LOUISVILLE, Ky. — At first, Tom Amoss was like many out there learning about the coronavirus.
"I was in the camp of not taking it as seriously as I should have," Amoss said.
That's interesting considering the New Orleans native has a brother who is a doctor in the city fighting the disease on the front lines.
"It's a disease that's invisible," Amoss said. "And because of that, I think oftentimes, we don't see it until something happens that affects us directly."
Unfortunately, Amoss learned that lesson in a difficult way. He lost his father, Walter James Amoss Jr., to COVID-19 at the age of 95 on March 30.
"Having lost my dad to the disease was really difficult and was a real wake up call for me," Amoss said.
As he and others welcome a return to racing at Churchill Downs, there is no wake up call to be had. The track's eyes are wide open welcoming an estimated 175 horses on Monday, with 300 more expected over the next two days as races with no spectators kick off Saturday at 1 p.m. Track officials say 875 COVID-19 tests have been administered so far, before arrival and upon arrival, with more to come.
"There was a period of time where each of the people were temperatured again to make sure they were okay," Amoss said of arriving at Churchill Downs on Monday. "They had to show the valid test results, that they did not have the Coronavirus a couple of days ago. They were given armbands to come in Churchill Downs and then the van was led in."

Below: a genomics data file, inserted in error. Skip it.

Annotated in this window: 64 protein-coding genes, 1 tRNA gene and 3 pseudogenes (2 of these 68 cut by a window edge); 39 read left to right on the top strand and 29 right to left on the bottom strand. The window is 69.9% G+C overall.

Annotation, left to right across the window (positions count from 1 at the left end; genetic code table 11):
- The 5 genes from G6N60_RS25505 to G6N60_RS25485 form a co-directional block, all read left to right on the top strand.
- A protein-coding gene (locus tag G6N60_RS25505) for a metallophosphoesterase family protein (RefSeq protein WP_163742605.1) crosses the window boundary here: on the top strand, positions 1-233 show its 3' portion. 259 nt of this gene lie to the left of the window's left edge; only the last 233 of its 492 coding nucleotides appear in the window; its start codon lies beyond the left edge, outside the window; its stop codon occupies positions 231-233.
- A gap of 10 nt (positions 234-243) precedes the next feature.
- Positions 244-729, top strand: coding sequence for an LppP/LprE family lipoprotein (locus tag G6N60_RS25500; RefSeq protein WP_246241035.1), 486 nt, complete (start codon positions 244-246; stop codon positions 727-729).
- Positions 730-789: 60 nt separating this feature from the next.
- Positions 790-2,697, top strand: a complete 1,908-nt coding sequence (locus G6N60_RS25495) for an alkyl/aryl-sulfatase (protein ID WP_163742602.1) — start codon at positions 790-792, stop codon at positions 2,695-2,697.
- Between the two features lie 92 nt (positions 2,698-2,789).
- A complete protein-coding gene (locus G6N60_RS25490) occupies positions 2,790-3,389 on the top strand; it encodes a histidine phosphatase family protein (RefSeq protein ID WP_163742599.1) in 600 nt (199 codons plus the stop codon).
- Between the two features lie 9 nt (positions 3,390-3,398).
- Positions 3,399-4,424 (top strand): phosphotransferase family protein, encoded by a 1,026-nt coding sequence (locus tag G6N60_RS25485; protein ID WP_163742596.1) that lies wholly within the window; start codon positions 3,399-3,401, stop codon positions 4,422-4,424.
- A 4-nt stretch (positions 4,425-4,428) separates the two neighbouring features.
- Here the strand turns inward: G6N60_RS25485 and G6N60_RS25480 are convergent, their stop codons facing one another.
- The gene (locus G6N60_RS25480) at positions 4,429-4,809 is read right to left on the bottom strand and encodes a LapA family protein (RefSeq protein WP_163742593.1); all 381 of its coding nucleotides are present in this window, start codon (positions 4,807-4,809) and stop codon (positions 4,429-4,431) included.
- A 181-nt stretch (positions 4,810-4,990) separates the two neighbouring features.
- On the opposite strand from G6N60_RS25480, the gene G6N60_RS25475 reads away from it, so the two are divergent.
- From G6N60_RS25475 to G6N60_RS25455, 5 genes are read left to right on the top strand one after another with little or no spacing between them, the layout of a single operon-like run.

The reigning Kentucky Oaks winner has taken note of the measures the track is taking, which include screenings upon entry and daily check-ins.
"I was really impressed," Amoss said. "For them to be back and racing, I think it sends a loud message to the horse racing community throughout the nation."
One that brings relief to trainers like Amoss. He estimates training these horses for owners costs about $4,000-$5,000 a month, which adds up for his business, especially without racing.
"Before Churchill announced an open, I didn't have a good avenue for a lot of horses to recoup their investment costs," Amoss said. "It allowed us to bring some horses back in. It allowed us to keep our staff intact. Without racetracks, without the ability to compete for money, everything else falls apart in horse racing."
Perhaps better than anyone else, he now understands the costly balance it's taking to keep it all in tact.
"Our economy needs to go again, when you don't have that much money to keep doing that," Amoss said. "But on the other hand, we're talking about human life. I have a tough time trying to figure out where the business needs to get going again, at the risk of higher mortality rates versus trying to take care of all of our people."